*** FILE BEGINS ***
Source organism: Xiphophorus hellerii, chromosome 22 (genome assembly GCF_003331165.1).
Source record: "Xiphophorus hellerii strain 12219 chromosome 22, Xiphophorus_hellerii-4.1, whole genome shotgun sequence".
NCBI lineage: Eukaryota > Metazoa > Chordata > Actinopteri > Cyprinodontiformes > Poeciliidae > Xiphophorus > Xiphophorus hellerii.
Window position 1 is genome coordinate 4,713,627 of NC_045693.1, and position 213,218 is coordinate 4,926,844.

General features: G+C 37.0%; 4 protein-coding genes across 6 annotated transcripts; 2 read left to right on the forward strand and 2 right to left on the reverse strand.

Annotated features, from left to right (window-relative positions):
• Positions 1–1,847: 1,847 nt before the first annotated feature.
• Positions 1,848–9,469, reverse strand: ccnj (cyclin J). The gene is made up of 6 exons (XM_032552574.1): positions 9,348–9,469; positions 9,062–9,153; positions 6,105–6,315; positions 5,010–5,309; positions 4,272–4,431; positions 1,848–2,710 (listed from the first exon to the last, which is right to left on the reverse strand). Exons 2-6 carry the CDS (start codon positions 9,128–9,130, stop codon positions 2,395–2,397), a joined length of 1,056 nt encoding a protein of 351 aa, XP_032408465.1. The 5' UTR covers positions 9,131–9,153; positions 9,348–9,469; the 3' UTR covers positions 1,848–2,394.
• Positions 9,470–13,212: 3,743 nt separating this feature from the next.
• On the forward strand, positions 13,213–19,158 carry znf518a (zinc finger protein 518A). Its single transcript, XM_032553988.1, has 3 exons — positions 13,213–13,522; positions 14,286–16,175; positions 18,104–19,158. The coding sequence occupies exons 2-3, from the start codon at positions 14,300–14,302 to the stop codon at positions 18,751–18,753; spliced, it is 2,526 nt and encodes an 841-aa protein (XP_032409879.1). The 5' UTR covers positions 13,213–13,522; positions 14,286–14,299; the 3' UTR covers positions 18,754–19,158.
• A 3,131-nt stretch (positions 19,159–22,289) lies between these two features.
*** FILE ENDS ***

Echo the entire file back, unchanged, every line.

Source organism: Xiphophorus hellerii, chromosome 22 (genome assembly GCF_003331165.1).
Source record: "Xiphophorus hellerii strain 12219 chromosome 22, Xiphophorus_hellerii-4.1, whole genome shotgun sequence".
NCBI lineage: Eukaryota > Metazoa > Chordata > Actinopteri > Cyprinodontiformes > Poeciliidae > Xiphophorus > Xiphophorus hellerii.
Window position 1 is genome coordinate 4,713,627 of NC_045693.1, and position 213,218 is coordinate 4,926,844.

General features: G+C 37.0%; 4 protein-coding genes across 6 annotated transcripts; 2 read left to right on the forward strand and 2 right to left on the reverse strand.

Annotated features, from left to right (window-relative positions):
• Positions 1–1,847: 1,847 nt before the first annotated feature.
• Positions 1,848–9,469, reverse strand: ccnj (cyclin J). The gene is made up of 6 exons (XM_032552574.1): positions 9,348–9,469; positions 9,062–9,153; positions 6,105–6,315; positions 5,010–5,309; positions 4,272–4,431; positions 1,848–2,710 (listed from the first exon to the last, which is right to left on the reverse strand). Exons 2-6 carry the CDS (start codon positions 9,128–9,130, stop codon positions 2,395–2,397), a joined length of 1,056 nt encoding a protein of 351 aa, XP_032408465.1. The 5' UTR covers positions 9,131–9,153; positions 9,348–9,469; the 3' UTR covers positions 1,848–2,394.
• Positions 9,470–13,212: 3,743 nt separating this feature from the next.
• On the forward strand, positions 13,213–19,158 carry znf518a (zinc finger protein 518A). Its single transcript, XM_032553988.1, has 3 exons — positions 13,213–13,522; positions 14,286–16,175; positions 18,104–19,158. The coding sequence occupies exons 2-3, from the start codon at positions 14,300–14,302 to the stop codon at positions 18,751–18,753; spliced, it is 2,526 nt and encodes an 841-aa protein (XP_032409879.1). The 5' UTR covers positions 13,213–13,522; positions 14,286–14,299; the 3' UTR covers positions 18,754–19,158.
• A 3,131-nt stretch (positions 19,159–22,289) lies between these two features.